But as I grew up and moved away further west, the bubble burst. I was no longer sheltered and protected by the diversity of university housing. I made my way into white spaces where I was forced to re-evaluate my value, identity and purpose almost constantly. I had suddenly and unexpectedly discovered segregated Madison, where the color of my skin mattered, but not in any way that was fair. Or maybe in a sense, segregated Madison had discovered me. 

I struggled from grade school through high school with the concepts of identity and belonging brought on by my transition into a mostly white school (where my conflicts too often occurred with other students of color, and I didn't realize until later how deeply white supremacy is engrained to pit those with vulnerable senses of belonging and identity to not be supportive but competitive).

I was missing those playgrounds where every language was spoken and where different fragrant lunches were normal and intriguing. I was missing a place where it seemed there was always someone to listen, empathize, and help. A place where the collective looked out for the individual. 

I was suddenly different and made to reckon with assimilation, privilege, white supremacy and the isolation those bring. And at an early age I understood the absence of community, and the harm its absence does. Community at a foundational level is a place where equity, justice, and inclusivity take priority. 

But it wasn’t until my service in government, did I realize that community is most importantly, a place where abundance replaces the scarcity mindset. 

——

If you tune into politics, or any sort of debate where policy makers are discussing a specific budget proposal, there are usually two sides. A side that argues for a policy on the basis of its value to a constituency, and a side that argues against that policy on the basis of its cost. For many of the issues that come before us legislators like healthcare, childcare, public education, immigration, and the like, we have to make the case, and sometimes beg, that an investment is worth the expenditure it takes. 

In some cases, it’s a way of keeping good governance, a way of making sure that we are responsible stewards of taxpayer money. But in a lot of cases, especially those that regard progressive policy initiatives like racial equity, it’s a way for the powerful and wealthy to maintain their control through a cynical brand of politics that prioritizes austerity over care.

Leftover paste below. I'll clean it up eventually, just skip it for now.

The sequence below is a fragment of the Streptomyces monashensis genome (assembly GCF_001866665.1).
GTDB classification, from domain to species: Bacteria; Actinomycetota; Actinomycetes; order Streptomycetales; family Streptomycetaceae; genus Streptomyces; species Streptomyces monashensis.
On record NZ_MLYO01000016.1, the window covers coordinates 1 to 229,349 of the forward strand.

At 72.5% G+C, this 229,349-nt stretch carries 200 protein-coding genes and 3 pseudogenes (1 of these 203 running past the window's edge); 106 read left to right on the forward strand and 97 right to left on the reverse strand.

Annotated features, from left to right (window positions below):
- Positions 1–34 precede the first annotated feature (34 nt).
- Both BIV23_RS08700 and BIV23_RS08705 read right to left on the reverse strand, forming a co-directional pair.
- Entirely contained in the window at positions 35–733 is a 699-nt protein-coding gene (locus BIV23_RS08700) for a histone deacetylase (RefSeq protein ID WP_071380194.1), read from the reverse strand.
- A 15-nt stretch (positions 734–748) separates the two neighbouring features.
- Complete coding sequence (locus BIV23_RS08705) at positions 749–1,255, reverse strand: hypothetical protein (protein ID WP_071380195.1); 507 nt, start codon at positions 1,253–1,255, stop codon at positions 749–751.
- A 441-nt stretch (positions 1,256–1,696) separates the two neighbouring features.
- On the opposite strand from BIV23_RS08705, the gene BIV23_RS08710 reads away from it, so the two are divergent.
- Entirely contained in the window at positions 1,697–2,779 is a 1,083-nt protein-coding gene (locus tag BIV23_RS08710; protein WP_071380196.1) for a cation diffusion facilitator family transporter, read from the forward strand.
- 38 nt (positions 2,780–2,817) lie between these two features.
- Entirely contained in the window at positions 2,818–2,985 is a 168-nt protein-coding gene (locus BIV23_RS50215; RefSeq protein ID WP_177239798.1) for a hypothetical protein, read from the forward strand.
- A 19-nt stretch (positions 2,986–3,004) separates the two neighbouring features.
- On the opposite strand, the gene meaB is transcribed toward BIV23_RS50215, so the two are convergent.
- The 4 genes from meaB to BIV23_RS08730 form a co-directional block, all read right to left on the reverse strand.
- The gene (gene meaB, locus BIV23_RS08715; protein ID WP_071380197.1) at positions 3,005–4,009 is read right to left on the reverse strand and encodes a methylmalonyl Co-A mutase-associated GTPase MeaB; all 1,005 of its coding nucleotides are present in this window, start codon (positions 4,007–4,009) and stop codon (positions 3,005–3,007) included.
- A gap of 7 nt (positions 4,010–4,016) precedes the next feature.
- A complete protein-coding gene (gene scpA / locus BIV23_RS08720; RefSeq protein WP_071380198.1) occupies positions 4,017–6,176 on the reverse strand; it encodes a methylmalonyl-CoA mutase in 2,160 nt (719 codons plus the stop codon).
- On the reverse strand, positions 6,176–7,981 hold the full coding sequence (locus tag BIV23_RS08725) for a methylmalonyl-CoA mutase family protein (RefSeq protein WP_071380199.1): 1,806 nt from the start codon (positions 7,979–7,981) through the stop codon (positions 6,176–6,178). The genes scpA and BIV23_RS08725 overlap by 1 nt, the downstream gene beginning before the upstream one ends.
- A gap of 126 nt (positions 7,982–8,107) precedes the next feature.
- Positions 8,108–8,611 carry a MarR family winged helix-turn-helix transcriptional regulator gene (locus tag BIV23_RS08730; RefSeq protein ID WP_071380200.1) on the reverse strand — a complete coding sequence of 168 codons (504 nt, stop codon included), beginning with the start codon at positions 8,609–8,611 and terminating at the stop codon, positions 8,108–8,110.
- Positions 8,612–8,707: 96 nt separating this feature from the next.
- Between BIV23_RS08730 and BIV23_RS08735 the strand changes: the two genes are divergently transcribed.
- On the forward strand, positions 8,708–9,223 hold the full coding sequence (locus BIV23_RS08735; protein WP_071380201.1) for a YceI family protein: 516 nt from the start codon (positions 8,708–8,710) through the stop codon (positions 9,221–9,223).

The contrast in how government works and how our communities responded to the Covid crisis really exemplified for me the detriment of scarcity mindsets. 

As an independent restaurant owner, I saw my fellow industry folks jump into action to help each other in a time of great uncertainty. I saw advocacy organizations pool resources to help people trying to keep a roof over their heads or food on the table. I saw a community look after itself when the economic and political safety nets that were supposed to catch us tore because of the pandemic. All of this while the government debated how much help we deserved. 

These individuals didn’t weigh the cost of helping before they extended a hand, they understood the importance of mutual aid and rejected the scarcity mindset. They lived up to what it means to be a community. 

It’s important to always keep in mind that scarcity mindsets have been imposed on us by the white supremacist systems that want us to feel like we can’t have it all. That we can’t have the beauty of Eagle Heights in every corner of our state. That our society must segregate and minimize others in order for a few to rise to the top. 

Mia Birdsong, a Black activist and storyteller in Oakland, describes it like this:
 
“The American Dream’s focus on getting ahead is a race to win so you don’t lose. It plays into our well-developed fear instincts, creating a real and imagined scarcity of resources, time, and money. This fear-based sense of scarcity pits us against one another. It also leaves us with a poorly developed sense of ‘enough,’ both of the material and of love and care.”

So what makes a community? Abundance. The belief that there is always more to give and more to have. The faith and perspective to understand that good can never come with an expense if it is done in the effort to help others. 

I reject the notion that we need to choose between our individual success and doing good. Actually, I think it’s not only possible, but necessary to create another option together.
 
We must pave a path that acknowledges that we are all inextricably bound together—that our success is tied to the well being of one another and our planet—that we are all better off when we work together.